In 2016, Minneapolis established an agreement with stakeholders for the refurbishment of Target Center. The City’s participation in the project had been established at $74 million, which was intended to be debt financed and repaid from various funding/revenue sources. To provide flexibility and reduce the amount of any capitalized interest, it was determined that interim construction financing would be secured prior to permanently financing the City’s portion of the $129-million project.
City officials engaged Ehlers for debt issuance services. Ehlers assisted the City in evaluating interim financing options, including a fixed-rate term loan, variable rate financing subject to periodic advances, and publicly-offered alternatives. Our role also included running sensitivity analyses to determine break-even scenarios which would identify how much both short-term (LIBOR) and long-term rates would need to increase to make either alternative a better approach. This included running cash flow analyses based on anticipated construction draws on the credit facility (inclusive of fees and expenses) and potential increases to the Fed Funds rate during the construction period (approximately 18 months).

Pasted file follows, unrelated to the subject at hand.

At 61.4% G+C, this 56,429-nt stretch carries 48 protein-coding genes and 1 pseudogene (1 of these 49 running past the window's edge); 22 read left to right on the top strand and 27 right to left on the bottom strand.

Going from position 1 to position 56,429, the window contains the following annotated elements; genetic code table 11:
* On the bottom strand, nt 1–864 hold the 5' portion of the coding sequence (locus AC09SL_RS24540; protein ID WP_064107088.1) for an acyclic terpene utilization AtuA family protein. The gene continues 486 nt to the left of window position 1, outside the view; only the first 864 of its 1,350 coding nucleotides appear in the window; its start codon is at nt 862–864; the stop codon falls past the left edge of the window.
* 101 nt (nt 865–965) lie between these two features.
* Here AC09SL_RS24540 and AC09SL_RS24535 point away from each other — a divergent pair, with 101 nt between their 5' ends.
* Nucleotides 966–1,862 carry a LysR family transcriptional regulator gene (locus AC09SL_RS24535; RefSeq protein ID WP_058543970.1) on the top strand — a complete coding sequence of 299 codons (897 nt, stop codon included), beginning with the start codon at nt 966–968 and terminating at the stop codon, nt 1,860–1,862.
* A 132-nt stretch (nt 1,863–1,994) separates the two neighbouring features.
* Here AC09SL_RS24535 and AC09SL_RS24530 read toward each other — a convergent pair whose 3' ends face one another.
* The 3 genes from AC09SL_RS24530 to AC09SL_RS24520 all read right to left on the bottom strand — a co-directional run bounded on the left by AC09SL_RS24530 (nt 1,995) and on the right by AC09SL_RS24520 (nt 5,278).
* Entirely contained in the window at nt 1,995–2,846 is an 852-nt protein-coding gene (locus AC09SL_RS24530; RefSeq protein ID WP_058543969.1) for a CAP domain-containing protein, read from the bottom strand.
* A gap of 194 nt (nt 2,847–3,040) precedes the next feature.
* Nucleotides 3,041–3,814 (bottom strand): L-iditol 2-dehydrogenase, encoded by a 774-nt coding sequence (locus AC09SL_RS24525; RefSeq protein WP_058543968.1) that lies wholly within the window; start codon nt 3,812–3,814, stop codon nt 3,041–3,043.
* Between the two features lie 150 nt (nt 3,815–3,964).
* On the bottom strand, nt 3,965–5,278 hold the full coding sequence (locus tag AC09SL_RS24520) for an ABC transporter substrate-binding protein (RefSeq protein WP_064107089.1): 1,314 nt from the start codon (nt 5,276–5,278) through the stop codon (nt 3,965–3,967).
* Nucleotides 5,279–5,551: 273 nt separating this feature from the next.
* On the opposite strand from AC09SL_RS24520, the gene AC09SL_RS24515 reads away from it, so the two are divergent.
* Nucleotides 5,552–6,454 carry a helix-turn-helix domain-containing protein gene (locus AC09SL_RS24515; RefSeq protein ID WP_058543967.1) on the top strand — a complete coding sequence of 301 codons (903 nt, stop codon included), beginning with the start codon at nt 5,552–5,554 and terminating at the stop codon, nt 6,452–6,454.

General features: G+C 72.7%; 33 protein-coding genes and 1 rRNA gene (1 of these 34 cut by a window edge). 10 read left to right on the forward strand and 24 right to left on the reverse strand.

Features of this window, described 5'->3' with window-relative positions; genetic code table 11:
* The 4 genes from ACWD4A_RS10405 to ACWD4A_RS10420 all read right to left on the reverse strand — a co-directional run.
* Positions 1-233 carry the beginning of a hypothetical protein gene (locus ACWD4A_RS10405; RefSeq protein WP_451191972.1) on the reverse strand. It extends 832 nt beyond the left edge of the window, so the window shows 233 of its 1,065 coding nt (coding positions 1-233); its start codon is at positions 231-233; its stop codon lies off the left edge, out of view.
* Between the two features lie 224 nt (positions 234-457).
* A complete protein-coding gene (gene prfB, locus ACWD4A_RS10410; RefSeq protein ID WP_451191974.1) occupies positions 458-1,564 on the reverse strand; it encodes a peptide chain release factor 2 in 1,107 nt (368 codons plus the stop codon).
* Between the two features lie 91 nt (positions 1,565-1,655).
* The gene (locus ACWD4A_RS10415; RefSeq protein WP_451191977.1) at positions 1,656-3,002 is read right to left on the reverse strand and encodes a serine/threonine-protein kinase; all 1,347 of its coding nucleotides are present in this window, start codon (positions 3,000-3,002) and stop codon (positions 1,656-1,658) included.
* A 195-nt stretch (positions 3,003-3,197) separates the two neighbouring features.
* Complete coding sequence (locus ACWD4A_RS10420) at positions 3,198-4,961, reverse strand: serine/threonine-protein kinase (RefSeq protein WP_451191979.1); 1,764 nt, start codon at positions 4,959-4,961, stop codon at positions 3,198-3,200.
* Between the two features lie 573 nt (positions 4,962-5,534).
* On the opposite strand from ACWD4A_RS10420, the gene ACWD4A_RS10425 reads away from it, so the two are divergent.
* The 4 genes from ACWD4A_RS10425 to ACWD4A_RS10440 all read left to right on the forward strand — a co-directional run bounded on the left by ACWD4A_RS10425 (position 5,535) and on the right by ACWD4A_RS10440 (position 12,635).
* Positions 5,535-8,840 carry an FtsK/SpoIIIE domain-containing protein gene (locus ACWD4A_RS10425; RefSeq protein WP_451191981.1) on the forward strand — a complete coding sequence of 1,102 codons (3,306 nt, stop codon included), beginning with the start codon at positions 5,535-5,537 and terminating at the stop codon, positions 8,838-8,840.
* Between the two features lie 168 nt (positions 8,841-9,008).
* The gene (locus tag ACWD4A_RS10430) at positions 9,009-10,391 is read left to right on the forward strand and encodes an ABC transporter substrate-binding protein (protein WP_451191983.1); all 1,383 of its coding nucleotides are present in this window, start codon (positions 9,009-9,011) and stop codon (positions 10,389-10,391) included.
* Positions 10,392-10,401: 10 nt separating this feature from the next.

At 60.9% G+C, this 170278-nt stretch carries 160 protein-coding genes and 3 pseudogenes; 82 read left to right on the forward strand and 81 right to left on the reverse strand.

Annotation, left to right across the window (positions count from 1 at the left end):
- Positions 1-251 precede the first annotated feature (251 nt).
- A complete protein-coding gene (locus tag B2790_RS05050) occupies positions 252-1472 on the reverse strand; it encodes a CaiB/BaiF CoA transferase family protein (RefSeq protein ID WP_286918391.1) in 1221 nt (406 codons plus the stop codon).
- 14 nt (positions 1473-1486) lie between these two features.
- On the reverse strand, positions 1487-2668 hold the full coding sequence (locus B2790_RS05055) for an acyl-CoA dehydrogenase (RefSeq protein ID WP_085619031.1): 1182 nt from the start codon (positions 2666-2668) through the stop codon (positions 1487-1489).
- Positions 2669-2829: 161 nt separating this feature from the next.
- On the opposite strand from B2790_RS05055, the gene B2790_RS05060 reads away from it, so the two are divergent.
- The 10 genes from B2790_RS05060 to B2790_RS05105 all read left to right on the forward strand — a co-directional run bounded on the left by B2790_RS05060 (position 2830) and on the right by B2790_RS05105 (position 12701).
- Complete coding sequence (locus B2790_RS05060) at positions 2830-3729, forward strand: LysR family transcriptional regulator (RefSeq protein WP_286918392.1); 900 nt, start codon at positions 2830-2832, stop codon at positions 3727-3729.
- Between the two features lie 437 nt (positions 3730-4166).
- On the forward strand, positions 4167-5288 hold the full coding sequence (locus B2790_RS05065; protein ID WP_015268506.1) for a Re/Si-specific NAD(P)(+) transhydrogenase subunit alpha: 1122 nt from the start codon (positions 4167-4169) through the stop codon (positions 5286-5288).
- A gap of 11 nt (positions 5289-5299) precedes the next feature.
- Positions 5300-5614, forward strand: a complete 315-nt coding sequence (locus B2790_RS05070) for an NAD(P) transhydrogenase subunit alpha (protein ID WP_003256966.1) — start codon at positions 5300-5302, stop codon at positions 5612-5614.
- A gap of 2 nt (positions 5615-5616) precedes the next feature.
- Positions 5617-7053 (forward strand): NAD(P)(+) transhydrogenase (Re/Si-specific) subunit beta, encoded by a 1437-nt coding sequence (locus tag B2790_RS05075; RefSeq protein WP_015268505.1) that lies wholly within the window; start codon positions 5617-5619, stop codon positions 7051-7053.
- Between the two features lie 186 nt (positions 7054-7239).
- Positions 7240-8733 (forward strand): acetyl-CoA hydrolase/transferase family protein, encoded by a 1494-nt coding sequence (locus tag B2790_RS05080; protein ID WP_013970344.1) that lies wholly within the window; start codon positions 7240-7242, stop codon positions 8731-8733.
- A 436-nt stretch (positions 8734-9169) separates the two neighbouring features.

The City became comfortable with the risks involved with a variable rate structure and successfully negotiated a favorable credit facility with attractive spreads to LIBOR and a draw-as-needed feature, which significantly reduced the amount of interest accrued during construction.